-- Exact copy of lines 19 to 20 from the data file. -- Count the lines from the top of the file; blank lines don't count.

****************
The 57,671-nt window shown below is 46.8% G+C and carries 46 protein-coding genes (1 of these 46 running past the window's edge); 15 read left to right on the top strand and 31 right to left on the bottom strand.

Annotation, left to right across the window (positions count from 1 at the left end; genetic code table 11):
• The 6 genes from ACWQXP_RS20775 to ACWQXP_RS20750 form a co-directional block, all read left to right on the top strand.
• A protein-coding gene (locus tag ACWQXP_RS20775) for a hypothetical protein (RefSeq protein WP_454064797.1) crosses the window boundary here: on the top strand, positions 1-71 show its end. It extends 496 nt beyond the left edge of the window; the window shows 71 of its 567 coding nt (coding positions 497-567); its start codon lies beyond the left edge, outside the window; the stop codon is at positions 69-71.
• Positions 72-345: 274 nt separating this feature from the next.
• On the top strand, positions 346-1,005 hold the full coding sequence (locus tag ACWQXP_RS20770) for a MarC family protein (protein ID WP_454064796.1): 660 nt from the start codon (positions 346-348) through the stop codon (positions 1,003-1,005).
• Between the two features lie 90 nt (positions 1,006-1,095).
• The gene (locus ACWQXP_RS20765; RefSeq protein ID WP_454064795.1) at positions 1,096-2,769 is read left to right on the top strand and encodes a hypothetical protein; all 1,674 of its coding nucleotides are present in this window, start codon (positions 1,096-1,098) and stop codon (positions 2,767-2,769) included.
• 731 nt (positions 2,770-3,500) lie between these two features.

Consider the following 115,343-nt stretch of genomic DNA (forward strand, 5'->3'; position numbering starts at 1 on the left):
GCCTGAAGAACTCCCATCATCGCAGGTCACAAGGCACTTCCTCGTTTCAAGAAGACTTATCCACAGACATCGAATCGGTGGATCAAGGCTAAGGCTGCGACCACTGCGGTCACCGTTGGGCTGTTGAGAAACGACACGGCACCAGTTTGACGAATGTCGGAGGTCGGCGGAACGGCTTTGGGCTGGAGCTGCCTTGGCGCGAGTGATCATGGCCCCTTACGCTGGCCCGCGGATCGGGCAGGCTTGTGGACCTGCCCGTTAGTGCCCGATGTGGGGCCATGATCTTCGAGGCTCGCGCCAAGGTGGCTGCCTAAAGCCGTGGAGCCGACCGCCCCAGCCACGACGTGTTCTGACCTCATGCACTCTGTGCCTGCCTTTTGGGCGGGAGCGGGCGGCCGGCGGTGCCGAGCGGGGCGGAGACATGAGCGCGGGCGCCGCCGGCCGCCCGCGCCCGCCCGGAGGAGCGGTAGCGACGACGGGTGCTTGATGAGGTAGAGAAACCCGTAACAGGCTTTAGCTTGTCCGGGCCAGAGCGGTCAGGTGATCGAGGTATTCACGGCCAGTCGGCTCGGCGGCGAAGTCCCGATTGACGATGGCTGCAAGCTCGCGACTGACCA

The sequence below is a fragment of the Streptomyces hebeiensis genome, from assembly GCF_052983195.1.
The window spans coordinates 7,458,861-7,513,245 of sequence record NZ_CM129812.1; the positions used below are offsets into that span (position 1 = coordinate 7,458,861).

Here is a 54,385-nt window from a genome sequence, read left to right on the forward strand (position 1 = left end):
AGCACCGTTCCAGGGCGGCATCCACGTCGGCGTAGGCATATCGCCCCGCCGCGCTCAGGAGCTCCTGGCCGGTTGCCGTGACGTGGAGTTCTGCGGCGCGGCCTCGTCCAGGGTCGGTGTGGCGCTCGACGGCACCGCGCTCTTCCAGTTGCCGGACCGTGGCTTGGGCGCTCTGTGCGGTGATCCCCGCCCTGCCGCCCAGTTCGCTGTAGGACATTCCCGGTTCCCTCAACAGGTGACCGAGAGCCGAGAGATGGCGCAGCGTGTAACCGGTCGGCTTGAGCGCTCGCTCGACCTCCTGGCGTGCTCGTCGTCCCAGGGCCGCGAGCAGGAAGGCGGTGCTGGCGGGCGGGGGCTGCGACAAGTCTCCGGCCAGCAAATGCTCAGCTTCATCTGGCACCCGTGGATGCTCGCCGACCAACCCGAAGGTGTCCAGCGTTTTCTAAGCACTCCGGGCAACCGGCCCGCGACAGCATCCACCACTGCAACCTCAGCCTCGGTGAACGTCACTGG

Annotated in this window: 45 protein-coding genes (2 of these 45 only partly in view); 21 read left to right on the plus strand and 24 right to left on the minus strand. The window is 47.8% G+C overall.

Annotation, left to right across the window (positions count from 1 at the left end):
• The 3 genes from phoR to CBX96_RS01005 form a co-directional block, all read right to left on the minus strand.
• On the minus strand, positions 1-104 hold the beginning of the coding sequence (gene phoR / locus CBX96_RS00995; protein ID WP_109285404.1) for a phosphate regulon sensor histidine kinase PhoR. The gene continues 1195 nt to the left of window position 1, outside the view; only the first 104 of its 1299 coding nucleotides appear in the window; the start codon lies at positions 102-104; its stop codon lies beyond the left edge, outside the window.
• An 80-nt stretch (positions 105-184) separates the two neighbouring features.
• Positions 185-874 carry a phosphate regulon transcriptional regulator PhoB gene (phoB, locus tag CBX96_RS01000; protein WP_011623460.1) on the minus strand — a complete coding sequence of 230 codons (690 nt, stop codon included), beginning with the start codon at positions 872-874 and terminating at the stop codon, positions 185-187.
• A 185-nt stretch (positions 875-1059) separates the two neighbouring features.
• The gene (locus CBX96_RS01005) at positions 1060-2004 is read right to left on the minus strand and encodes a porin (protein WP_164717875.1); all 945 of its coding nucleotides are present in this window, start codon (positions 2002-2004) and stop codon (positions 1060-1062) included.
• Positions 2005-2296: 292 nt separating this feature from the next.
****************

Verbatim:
• On the minus strand, positions 1-104 hold the beginning of the coding sequence (gene phoR / locus CBX96_RS00995; protein ID WP_109285404.1) for a phosphate regulon sensor histidine kinase PhoR. The gene continues 1195 nt to the left of window position 1, outside the view; only the first 104 of its 1299 coding nucleotides appear in the window; the start codon lies at positions 102-104; its stop codon lies beyond the left edge, outside the window.
• An 80-nt stretch (positions 105-184) separates the two neighbouring features.